NEW YORK (AP) — The next novel by Jesmyn Ward, the two-time National Book Award winner, is the story of an enslaved teenage girl that the publisher is calling a blend of magical realism, historical narrative and Dante’s “Inferno.”
Scribner, an imprint of Simon & Schuster, announced Friday that Ward’s “Let Us Descend” will come out Oct. 3. It’s her first novel since “Sing, Unburied, Sing,” winner of the National Book Award in 2017, and first fictional work set in the distant past. The 45-year-old Ward, the only Black author to receive two NBAs for fiction, has been widely praised for her striking lyricism and deep, uncompromising perspective.
In a statement issued by Scribner, Ward said that she wanted to explore the “hard truth” of her new book’s protagonist, Annis, and what it meant to “have little to no physical agency over her own body.”
“I also wanted to encourage readers to feel with and for Annis, and to recreate her experience as viscerally as possible. It took years and multiple drafts to understand how Annis and enslaved people might have retained their sense of self, their sense of hope, in a time and place that attempted to negate both, day in and out,” she said.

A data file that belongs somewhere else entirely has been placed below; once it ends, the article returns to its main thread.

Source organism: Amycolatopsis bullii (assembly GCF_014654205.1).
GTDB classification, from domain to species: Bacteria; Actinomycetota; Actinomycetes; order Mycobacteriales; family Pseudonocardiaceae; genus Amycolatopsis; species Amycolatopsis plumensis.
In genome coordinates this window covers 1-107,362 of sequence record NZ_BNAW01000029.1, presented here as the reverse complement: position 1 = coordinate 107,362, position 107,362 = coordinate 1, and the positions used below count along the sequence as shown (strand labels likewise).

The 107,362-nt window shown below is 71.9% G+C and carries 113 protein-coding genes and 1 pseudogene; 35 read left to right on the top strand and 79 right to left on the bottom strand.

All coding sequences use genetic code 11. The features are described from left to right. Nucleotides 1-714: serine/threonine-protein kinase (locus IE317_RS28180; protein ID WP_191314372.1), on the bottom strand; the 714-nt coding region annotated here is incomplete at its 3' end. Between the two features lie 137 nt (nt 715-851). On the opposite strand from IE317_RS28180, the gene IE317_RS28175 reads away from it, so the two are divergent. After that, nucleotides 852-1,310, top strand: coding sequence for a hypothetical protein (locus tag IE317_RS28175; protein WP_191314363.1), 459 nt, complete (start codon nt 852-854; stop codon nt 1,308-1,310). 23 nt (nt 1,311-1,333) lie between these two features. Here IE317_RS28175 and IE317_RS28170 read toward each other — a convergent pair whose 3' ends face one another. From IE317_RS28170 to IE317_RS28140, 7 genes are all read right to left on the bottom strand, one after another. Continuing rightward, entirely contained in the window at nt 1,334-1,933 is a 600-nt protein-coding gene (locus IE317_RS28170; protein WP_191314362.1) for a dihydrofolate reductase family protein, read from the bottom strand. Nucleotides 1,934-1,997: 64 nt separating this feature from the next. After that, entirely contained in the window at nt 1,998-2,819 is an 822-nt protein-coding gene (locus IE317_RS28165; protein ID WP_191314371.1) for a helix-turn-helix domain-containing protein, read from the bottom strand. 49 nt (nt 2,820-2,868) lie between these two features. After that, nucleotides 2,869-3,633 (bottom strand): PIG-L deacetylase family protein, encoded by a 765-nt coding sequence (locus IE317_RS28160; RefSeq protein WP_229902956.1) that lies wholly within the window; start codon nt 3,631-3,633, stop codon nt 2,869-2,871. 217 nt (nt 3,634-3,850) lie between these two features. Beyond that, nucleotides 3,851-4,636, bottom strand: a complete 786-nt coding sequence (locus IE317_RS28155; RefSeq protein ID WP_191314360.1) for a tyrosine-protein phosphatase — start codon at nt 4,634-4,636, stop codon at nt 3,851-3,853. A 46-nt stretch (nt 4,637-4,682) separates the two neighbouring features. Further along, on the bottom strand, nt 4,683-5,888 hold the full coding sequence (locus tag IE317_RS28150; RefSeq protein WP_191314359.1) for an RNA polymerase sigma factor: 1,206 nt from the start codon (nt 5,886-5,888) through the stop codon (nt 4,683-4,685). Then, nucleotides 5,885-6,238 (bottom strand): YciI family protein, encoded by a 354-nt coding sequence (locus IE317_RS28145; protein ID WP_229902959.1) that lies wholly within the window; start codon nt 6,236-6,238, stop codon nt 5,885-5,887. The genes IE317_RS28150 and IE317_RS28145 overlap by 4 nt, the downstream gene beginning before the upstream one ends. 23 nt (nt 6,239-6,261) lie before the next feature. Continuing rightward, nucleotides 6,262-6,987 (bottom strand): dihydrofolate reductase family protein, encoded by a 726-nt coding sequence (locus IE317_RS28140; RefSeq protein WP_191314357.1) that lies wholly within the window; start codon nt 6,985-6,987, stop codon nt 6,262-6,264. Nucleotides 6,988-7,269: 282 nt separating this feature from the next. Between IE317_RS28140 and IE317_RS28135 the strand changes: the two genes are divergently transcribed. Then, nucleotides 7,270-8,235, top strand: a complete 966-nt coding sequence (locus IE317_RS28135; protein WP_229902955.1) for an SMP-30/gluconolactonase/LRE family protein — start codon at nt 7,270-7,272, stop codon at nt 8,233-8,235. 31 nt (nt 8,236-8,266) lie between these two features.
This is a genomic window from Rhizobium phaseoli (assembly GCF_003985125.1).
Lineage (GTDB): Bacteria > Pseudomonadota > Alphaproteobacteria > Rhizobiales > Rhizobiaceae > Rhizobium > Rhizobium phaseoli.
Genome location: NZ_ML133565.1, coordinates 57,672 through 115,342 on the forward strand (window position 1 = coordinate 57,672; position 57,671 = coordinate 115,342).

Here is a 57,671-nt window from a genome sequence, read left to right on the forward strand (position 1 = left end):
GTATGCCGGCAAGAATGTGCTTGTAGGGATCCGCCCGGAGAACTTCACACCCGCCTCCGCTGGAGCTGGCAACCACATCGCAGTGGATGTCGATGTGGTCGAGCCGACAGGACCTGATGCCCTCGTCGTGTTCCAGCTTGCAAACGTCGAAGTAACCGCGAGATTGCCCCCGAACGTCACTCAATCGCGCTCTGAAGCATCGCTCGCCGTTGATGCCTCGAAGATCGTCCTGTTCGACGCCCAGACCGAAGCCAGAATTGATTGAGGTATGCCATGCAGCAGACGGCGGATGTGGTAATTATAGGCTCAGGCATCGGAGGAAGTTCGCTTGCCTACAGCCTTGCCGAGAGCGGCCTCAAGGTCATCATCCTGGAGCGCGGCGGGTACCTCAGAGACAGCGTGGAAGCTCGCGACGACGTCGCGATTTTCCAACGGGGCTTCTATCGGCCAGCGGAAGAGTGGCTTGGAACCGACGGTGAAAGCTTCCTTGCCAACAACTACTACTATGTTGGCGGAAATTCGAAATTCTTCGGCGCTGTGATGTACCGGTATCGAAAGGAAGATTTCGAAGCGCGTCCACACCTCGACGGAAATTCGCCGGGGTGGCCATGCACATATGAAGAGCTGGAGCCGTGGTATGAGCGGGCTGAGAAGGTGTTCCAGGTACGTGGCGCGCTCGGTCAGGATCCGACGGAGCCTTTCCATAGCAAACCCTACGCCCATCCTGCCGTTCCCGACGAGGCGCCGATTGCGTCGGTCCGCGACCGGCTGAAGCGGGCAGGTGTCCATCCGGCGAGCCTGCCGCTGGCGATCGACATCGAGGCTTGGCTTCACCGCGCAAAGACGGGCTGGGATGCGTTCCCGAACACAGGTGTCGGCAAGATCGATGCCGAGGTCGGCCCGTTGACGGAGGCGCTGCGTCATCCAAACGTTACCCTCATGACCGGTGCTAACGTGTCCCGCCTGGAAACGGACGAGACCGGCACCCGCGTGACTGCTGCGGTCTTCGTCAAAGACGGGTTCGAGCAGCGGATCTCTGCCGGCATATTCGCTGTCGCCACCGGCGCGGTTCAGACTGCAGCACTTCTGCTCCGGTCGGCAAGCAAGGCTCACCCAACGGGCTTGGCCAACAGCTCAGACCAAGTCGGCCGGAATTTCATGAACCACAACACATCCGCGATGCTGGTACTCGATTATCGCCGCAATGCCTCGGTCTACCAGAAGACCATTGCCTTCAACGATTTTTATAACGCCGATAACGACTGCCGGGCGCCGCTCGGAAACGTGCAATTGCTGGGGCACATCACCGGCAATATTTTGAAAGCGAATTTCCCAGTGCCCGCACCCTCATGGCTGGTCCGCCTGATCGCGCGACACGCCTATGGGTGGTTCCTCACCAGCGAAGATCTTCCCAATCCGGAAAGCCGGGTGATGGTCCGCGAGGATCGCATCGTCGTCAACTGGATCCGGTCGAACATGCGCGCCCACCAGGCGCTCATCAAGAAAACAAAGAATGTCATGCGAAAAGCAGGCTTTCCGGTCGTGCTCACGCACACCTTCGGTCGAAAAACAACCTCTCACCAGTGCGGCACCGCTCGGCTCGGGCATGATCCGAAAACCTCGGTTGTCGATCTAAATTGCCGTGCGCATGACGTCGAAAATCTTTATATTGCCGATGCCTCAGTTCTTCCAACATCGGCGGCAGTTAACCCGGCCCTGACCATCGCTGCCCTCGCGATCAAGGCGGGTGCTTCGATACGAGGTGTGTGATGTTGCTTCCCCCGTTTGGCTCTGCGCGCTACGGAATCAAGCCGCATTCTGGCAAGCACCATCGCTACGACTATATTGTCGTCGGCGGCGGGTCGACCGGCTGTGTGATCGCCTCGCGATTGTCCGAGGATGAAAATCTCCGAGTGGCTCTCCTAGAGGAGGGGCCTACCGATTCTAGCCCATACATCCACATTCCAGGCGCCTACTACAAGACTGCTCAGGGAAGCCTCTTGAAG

Ward added that she had to take that time to “figure out how to look straight at her life and relay the harshness and terror of her days, but also to recognize her resistance, her tenderness, her imagination, her belief in who she is and what she is capable of, which she retains, even through the deepest darkness.”
Ward, who grew up in Mississippi and has set much of her work in the fictional Mississippi town Bois Sauvage, won National Book Awards for her two most recent novels: “Salvage the Bones,” which takes place around the time of Hurricane Katrina, and the surreal “Sing, Unburied, Sing,” about the struggles of a Mississippi family. She is also a recipient of a MacArthur “Genius” grant and, in 2022, became the youngest winner of the Library of Congress’s Prize for American Fiction, a lifetime achievement honor.
Ward’s other books include the novel “Where the Line Bleeds” and the memoir “Men We Reaped,” a finalist for a National Book Critics Circle Prize in 2014. She currently teaches at Tulane University.